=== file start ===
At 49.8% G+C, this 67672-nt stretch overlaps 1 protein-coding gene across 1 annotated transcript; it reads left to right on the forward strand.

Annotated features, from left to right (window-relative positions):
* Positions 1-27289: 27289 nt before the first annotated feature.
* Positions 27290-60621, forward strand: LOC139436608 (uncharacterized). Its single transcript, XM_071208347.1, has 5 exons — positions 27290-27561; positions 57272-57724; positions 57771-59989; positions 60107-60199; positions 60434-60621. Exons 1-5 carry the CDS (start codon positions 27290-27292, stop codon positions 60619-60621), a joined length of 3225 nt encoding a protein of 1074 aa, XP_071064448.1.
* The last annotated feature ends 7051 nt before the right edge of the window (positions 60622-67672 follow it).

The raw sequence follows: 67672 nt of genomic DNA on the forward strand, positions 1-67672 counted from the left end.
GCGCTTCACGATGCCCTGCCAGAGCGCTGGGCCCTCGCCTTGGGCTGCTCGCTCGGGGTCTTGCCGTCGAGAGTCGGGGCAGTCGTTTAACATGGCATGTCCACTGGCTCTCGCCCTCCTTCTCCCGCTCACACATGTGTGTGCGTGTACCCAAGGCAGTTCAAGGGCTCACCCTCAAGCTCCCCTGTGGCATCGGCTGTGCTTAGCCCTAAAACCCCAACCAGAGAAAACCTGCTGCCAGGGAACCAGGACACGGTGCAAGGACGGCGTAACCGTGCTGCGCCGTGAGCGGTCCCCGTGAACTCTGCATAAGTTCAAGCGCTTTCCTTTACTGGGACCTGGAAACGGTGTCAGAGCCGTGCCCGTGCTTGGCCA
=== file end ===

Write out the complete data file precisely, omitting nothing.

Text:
At 49.8% G+C, this 67672-nt stretch overlaps 1 protein-coding gene across 1 annotated transcript; it reads left to right on the forward strand.

Annotated features, from left to right (window-relative positions):
* Positions 1-27289: 27289 nt before the first annotated feature.
* Positions 27290-60621, forward strand: LOC139436608 (uncharacterized). Its single transcript, XM_071208347.1, has 5 exons — positions 27290-27561; positions 57272-57724; positions 57771-59989; positions 60107-60199; positions 60434-60621. Exons 1-5 carry the CDS (start codon positions 27290-27292, stop codon positions 60619-60621), a joined length of 3225 nt encoding a protein of 1074 aa, XP_071064448.1.
* The last annotated feature ends 7051 nt before the right edge of the window (positions 60622-67672 follow it).

The raw sequence follows: 67672 nt of genomic DNA on the forward strand, positions 1-67672 counted from the left end.
GCGCTTCACGATGCCCTGCCAGAGCGCTGGGCCCTCGCCTTGGGCTGCTCGCTCGGGGTCTTGCCGTCGAGAGTCGGGGCAGTCGTTTAACATGGCATGTCCACTGGCTCTCGCCCTCCTTCTCCCGCTCACACATGTGTGTGCGTGTACCCAAGGCAGTTCAAGGGCTCACCCTCAAGCTCCCCTGTGGCATCGGCTGTGCTTAGCCCTAAAACCCCAACCAGAGAAAACCTGCTGCCAGGGAACCAGGACACGGTGCAAGGACGGCGTAACCGTGCTGCGCCGTGAGCGGTCCCCGTGAACTCTGCATAAGTTCAAGCGCTTTCCTTTACTGGGACCTGGAAACGGTGTCAGAGCCGTGCCCGTGCTTGGCCA